Interview: Salma Elloumi Rekik
How important is tourism to the economy, and what actions has the Ministry of Tourism and Handicrafts taken to hasten the recovery of the sector?
SALMA ELLOUMI REKIK: The tourism sector accounts for 7-14% of Tunisia’s GDP. For every 10 tourism jobs created, another 24 corollary jobs are generated. Given the significant amount of jobs created directly and indirectly by tourism, a crisis in the sector quickly reverberates throughout the rest of the economy. After the 2015 Sousse attack, the UK imposed a travel ban to the country, which led to a slump in visits from Tunisia’s traditional Western European source markets. As a result, the first measures that were taken to hasten the recovery of the sector focused on ensuring security, which remains one of the country’s top priorities. This means applying international security norms to all elements of the tourist environment, which includes hotels, touristic circuits, restaurants, airports and urban transport. For example, it became obligatory for hotels to conduct security checks at entrances and to implement video surveillance. Hospitality staff have been trained in crisis management and in contacting first responders. Moreover, Tunisia worked with EU member states to improve security: cooperating with the UK to secure airports and with Germany to prepare security manuals.
Tunisia has also transformed its communications strategy, which now focuses more on digital platforms with bloggers and opinion makers in more languages. The National Office for Tunisian Tourism has also created Bonjour Tunisie, a multi-language, digital portal that lays out and introduces Tunisia’s tourism offering to potential visitors. The ministry has supported tour operators and travel agents by facilitating visits to various regions, while also working with European communication agencies to promote Tunisia’s cultural diversity. Furthermore, the ministry completed work with France and Austria to develop quality labels and signage visible in the airport – from information desks and means of transportation to visitor lodging.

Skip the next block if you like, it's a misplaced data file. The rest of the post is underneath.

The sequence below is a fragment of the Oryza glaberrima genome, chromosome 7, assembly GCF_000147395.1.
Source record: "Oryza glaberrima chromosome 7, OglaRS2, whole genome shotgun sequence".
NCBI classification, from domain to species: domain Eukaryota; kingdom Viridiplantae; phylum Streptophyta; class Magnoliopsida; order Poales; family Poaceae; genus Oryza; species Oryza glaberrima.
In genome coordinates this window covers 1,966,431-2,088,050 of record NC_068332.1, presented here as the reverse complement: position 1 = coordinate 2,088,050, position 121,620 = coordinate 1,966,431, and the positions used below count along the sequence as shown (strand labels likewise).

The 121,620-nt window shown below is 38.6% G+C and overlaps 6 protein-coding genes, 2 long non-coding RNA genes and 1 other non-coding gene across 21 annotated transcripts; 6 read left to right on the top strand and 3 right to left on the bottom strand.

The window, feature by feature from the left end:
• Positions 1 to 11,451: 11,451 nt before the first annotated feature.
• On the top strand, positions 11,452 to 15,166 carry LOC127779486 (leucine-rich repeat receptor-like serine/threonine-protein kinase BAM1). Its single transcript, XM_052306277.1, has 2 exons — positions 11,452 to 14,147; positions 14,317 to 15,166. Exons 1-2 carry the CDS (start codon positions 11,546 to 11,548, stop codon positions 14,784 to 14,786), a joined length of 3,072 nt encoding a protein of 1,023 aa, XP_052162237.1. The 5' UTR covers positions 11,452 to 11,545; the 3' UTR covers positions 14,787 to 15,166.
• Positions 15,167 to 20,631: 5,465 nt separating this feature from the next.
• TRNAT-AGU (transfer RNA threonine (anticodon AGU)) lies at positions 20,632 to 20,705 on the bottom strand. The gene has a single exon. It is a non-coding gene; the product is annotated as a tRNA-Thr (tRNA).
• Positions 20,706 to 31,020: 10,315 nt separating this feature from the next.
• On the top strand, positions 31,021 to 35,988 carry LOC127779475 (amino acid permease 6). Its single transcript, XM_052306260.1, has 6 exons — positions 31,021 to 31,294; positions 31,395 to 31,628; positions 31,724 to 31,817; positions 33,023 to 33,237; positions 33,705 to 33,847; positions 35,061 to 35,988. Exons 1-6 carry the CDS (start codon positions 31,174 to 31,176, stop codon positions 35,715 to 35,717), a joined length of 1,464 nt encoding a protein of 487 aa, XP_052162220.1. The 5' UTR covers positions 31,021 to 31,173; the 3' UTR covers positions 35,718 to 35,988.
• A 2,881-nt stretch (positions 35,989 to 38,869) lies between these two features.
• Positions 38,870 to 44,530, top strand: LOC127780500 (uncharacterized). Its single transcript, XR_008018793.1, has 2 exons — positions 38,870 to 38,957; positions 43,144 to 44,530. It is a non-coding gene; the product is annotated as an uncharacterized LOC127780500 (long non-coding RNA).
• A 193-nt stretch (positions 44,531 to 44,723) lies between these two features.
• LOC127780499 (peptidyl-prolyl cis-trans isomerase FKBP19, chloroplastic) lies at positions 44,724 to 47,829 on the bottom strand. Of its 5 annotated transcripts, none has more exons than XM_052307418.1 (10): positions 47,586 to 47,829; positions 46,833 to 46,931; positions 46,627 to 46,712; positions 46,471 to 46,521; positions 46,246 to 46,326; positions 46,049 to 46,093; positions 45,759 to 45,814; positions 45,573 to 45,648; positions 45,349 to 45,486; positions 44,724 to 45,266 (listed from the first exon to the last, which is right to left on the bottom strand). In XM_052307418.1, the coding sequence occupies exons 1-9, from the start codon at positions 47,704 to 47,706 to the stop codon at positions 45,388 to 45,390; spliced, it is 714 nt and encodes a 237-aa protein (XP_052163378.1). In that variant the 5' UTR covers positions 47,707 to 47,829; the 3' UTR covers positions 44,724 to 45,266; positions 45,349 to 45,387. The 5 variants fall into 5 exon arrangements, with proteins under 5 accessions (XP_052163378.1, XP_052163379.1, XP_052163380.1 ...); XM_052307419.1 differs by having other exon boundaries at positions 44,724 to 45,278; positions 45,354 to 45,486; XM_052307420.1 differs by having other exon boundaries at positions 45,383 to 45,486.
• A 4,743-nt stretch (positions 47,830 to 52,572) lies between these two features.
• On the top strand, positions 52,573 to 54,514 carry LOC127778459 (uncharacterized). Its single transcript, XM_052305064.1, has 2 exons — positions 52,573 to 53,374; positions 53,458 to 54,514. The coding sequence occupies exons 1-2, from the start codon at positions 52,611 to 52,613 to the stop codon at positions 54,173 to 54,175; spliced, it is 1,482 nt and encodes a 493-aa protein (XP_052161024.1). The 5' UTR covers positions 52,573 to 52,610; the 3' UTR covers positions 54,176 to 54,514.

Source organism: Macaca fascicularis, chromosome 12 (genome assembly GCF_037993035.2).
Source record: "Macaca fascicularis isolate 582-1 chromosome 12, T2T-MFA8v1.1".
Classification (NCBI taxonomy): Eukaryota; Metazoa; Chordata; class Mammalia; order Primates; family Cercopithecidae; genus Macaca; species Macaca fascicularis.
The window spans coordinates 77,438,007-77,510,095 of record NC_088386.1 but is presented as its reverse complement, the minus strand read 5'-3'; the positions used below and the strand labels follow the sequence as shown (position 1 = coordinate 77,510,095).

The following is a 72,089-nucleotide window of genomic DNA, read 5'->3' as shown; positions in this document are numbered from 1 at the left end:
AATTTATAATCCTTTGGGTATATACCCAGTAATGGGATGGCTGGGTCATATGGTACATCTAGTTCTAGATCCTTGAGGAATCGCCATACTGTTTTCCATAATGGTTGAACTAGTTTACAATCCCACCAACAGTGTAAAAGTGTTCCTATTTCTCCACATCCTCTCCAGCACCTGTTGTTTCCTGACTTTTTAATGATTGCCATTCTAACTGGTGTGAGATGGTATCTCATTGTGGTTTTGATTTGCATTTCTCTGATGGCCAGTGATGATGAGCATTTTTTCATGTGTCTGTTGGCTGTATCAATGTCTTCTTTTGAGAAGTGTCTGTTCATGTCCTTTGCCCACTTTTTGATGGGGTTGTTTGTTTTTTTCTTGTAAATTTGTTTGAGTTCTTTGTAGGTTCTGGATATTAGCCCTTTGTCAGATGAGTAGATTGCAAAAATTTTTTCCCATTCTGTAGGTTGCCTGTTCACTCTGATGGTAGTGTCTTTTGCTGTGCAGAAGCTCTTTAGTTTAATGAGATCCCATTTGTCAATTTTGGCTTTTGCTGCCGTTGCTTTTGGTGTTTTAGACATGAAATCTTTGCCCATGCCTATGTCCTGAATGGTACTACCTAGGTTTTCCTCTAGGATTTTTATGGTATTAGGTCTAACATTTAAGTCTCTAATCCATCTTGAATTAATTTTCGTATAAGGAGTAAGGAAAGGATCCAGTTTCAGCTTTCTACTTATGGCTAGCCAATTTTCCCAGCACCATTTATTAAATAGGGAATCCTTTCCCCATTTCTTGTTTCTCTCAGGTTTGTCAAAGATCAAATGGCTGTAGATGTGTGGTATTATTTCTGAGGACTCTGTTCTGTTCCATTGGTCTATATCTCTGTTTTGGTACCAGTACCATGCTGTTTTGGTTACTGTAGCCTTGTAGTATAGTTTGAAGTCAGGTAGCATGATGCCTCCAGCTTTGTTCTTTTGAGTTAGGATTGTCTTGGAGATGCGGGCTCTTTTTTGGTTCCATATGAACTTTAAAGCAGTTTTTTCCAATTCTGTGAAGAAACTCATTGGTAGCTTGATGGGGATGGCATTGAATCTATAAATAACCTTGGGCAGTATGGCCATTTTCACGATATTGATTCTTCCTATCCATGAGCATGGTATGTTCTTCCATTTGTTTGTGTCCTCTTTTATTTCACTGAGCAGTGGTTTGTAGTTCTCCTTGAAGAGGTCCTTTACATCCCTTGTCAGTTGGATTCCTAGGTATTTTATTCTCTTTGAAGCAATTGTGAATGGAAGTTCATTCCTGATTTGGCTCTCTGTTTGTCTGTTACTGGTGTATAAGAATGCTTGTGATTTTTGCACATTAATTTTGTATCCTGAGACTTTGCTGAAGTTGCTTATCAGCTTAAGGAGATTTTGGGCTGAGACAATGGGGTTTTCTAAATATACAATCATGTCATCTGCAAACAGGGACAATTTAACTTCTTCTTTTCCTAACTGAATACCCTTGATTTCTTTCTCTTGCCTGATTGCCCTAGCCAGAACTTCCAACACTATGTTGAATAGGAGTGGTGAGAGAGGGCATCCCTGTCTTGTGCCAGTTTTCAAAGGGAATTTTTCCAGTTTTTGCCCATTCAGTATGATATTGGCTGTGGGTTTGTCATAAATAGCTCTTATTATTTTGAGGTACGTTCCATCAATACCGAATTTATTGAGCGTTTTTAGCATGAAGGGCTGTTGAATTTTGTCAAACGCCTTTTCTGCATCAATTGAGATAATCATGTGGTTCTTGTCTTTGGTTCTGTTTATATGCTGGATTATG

In addition, the ministry has supported fiscal incentives such as exemption from social security taxes for tourism-focused companies, including travel agencies, hotels and restaurants. The Tunisian tourism sector will also receive a boost from the finalisation of the open skies agreement with the EU in 2017 and the implementation of an electronic visa system to make it easier for all types of visitors to enter Tunisia.
Why should the country look to diversify beyond the existing tourism offering?
REKIK: Tunisia has over 1200 km of coastline, and the vast majority of Tunisia’s offering is beach tourism. However, beach tourism is seasonal, which means that seaside hotels are only truly active for a portion of the year. Diversifying Tunisia’s offering is vital because the country needs a sector that is active year-round. Moreover, Tunisia needs to attract tourists who are not necessarily interested in beaches, like the Chinese who prefer cultural tourism or the Gulf Arabs who prefer luxury tourism. What is certain is that the country will need to look beyond mass tourism. Tunisia should attract those interested in ecotourism, bed-and-breakfast lodgings, guest houses and riads. In particular, Tunisia must further develop its offering in categories such as Sahara tourism, rural environments, sporting activities and recreational boating.
How can Tunisia distinguish itself from other tourist destinations in the Mediterranean?
REKIK: Tunisia must leverage its three-millennia-old heritage, characterised by a territory that has seen the coming and going of several civilisations, such as the Phoenicians, Byzantines, Romans and Arabs. This heritage has created a national identity that values cosmopolitanism and open-mindedness. Tunisia must also position itself as a destination with something for everyone, boasting a highly diversified, high-quality offering of various products and services for visitors.
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